Wednesday, November 3, 2004

Ohio election briefs


MRDD levy winning

As a mother of an autistic child, Judy Newport, 49, of Madeira said supporting the Hamilton County Board of Mental Retardation and Developmental Disabilities levy was a priority.

"MRDD provides critical services," Newport said.

A majority of Hamilton County voters seemed to agree. With 63 percent of 1,013 precincts reporting, voters were approving the MRDD levy, 62 percent to 38 percent.

If approved, the five-year levy will generate $338 million for MRDD. The agency has experienced a 43 percent increase in enrollment over the past five years and has said it needs the additional revenue to serve its clients - many of whom are living much longer lives.

The levy would also increase annual taxes on a $100,000 home by $30.90.

Largest turnout expected

DOWNTOWN - Election officials in Hamilton County and Ohio were expecting the largest voter turnout since Bill Clinton defeated George H.W. Bush 12 years ago.

John Williams, director of Hamilton County Board of Elections, had predicted a 76 percent turnout in the county, which would mean that about 434,000 voters went to the polls Tuesday.

Ohio Secretary J. Kenneth Blackwell had predicted that 72 percent of Ohio's nearly 8 million voters would cast ballots Tuesday. There was substantial evidence around the state that his prediction might be low.

Voter turnout in Ohio dipped in the last two presidential contests - 63.7 percent in 2000 and 67.4 percent in 1996.

In 1992, when Clinton carried Ohio, 77 percent of the electorate went to the polls.

Security tight downtown

DOWNTOWN - Security at the Hamilton County Board of Elections Tuesday night was strict and unprecedented.

For the first time, everyone who passed through the front door of the building at 824 Broadway - election officials, media, politicians and voters - had to pass through an airport-style magnetometer.

Cincinnati police officers were posted outside the front door. Inside, Hamilton County sheriff's deputies waved wands over everyone who set off the magnetometer.

Hamilton County Elections Director Tim Burke said the increased security was a local decision. "It's just a matter of keeping the place safe because of all the Homeland Security issues we have in this country," he said.

Property tax hot button

PLEASANT RIDGE - Jocelyn Stewart doesn't like paying taxes, but she sees her tax money at work whenever an ambulance passes her on the street or when her trash is picked up outside her home.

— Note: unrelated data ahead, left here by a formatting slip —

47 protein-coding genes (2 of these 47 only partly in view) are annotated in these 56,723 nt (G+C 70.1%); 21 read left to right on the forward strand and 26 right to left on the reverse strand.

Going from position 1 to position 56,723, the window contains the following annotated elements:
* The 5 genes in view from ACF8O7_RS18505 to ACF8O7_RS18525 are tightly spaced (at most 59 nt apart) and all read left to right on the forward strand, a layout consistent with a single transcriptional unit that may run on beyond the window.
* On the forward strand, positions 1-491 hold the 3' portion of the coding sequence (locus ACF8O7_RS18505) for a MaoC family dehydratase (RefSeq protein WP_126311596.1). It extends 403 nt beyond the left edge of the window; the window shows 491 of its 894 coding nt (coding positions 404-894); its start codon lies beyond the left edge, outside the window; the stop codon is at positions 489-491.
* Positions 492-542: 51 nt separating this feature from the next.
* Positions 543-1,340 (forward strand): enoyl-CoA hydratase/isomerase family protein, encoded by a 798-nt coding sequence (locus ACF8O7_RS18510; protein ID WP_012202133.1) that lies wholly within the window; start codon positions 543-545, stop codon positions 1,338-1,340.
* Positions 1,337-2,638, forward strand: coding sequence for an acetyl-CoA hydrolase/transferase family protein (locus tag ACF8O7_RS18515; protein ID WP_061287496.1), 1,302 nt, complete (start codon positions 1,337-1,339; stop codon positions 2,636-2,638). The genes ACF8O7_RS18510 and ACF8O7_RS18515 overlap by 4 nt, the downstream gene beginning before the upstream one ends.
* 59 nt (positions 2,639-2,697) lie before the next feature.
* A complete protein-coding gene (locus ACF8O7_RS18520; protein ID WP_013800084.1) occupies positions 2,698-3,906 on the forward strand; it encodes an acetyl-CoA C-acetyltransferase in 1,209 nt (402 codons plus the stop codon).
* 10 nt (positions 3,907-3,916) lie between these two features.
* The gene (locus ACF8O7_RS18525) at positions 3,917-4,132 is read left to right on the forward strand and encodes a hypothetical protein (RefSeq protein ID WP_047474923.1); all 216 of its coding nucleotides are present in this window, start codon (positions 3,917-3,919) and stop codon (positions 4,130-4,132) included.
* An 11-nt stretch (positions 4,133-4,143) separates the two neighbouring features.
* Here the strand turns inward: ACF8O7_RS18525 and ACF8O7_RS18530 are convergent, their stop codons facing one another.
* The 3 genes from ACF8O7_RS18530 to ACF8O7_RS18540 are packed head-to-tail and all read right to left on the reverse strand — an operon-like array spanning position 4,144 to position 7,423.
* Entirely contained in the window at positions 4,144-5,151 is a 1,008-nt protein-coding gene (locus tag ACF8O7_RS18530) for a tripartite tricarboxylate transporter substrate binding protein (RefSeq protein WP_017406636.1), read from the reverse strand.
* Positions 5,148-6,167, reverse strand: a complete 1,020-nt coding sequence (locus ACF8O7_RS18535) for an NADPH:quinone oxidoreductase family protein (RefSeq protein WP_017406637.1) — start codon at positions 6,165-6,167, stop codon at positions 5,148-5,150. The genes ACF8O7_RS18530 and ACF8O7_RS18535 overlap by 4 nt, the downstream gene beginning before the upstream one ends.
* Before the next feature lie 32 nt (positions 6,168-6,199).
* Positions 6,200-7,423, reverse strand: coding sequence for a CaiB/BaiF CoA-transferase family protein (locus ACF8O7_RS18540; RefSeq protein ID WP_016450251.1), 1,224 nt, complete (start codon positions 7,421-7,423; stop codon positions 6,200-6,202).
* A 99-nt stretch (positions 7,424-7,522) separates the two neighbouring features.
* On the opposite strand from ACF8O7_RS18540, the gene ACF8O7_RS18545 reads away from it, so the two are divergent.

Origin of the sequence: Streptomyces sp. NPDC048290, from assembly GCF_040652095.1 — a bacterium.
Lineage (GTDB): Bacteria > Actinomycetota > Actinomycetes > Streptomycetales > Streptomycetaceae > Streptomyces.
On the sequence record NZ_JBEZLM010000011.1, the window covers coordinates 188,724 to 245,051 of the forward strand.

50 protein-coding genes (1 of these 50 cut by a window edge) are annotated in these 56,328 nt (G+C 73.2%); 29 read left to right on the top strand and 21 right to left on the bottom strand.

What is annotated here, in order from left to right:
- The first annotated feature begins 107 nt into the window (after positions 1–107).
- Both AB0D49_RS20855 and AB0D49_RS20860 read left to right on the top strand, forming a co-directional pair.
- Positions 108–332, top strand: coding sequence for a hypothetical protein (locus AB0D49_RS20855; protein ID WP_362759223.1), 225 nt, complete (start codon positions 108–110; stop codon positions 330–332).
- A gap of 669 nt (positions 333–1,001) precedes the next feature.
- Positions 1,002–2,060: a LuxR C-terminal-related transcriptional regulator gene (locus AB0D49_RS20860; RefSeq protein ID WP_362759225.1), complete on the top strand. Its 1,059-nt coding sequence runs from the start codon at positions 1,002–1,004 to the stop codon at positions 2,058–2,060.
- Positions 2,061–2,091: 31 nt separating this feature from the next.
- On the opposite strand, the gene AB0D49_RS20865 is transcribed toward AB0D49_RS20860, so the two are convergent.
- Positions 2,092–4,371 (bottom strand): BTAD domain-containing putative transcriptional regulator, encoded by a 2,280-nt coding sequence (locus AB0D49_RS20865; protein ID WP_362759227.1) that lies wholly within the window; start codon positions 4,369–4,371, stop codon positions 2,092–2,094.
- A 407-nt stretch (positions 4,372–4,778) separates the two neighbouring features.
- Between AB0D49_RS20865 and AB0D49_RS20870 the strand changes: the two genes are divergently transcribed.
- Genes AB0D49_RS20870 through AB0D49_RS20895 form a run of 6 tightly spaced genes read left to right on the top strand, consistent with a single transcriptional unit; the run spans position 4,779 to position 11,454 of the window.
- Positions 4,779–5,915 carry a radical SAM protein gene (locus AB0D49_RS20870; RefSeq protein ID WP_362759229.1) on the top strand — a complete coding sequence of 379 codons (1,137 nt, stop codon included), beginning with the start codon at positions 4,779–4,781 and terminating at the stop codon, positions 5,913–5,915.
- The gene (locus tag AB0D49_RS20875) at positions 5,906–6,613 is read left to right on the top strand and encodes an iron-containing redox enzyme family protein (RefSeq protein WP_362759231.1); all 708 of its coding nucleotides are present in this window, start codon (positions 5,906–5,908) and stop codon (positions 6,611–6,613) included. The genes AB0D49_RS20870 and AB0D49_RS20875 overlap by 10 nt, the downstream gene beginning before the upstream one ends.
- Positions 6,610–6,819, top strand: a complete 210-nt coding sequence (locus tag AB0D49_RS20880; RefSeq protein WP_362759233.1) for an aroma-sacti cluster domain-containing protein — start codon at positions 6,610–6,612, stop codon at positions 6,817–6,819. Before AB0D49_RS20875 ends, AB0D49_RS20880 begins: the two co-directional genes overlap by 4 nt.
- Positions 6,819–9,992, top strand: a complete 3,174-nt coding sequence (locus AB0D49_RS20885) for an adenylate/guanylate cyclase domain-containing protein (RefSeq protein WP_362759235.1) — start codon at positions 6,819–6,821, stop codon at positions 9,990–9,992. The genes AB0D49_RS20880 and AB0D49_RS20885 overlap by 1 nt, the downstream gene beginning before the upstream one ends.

That's why Stewart voted against Issue 4, a proposal to reduce, and eventually eliminate, the city's 5-mill property tax over the next 10 years. Stewart wasn't alone. With 72 percent of Cincinnati's 376 precincts reporting, voters were rejecting the charter amendment, 52 percent to 48 percent.

A vote on the tax, which now costs the owner of a $100,000 home about $150 per year, was forced when Republican activists collected more than 6,771 signatures on a petition to place the charter amendment on the ballot. Elimination of the tax would cost the city more than $30 million a year by 2014, and could result in cuts of already strained police, fire and public services budgets.

LaChelle Jackson, 25, of Pleasant Ridge voted in favor of Issue 4 because of her family's strained budget. But she struggled with the decision. "I wanted to say yes and no on that one. I know the city needs the money, but I was thinking about my parents and how much they struggled with their taxes."

Avondale school issue

AVONDALE - Vicki Price, 37, of Avondale voted for Issue 32, the Cincinnati School District levy renewal. "I just feel like the kids deserve more," Price said. Price, who works in the cafeteria at Losantiville School, has two children at Rockdale Academy in Avondale. She said the schoolchildren don't have enough books or supplies.

The five-year levy renewal, which was being approved in early returns, 60 percent to 40 percent, would raise $65 million a year, pay for teacher salaries, textbooks, supplies and other operating costs. The annual cost to an owner of a home valued at $100,000 is $299.

After the vote, the party

NORTHSIDE - Rainy weather didn't dampen the political partying in Northside. By nightfall more than 100 people gathered at the neighborhood's first Northside Community Celebrates Voting, a big-tent shindig at the corner of Hamilton Avenue and Lingo Street that featured eight live bands, and food and games from 50 corporate and neighborhood sponsors.

The party's organizer is Heather Sturgill, a University of Cincinnati urban studies junior who uses a power wheelchair since an auto accident in 2000 left her with limited use of her hands and no use of her legs or torso.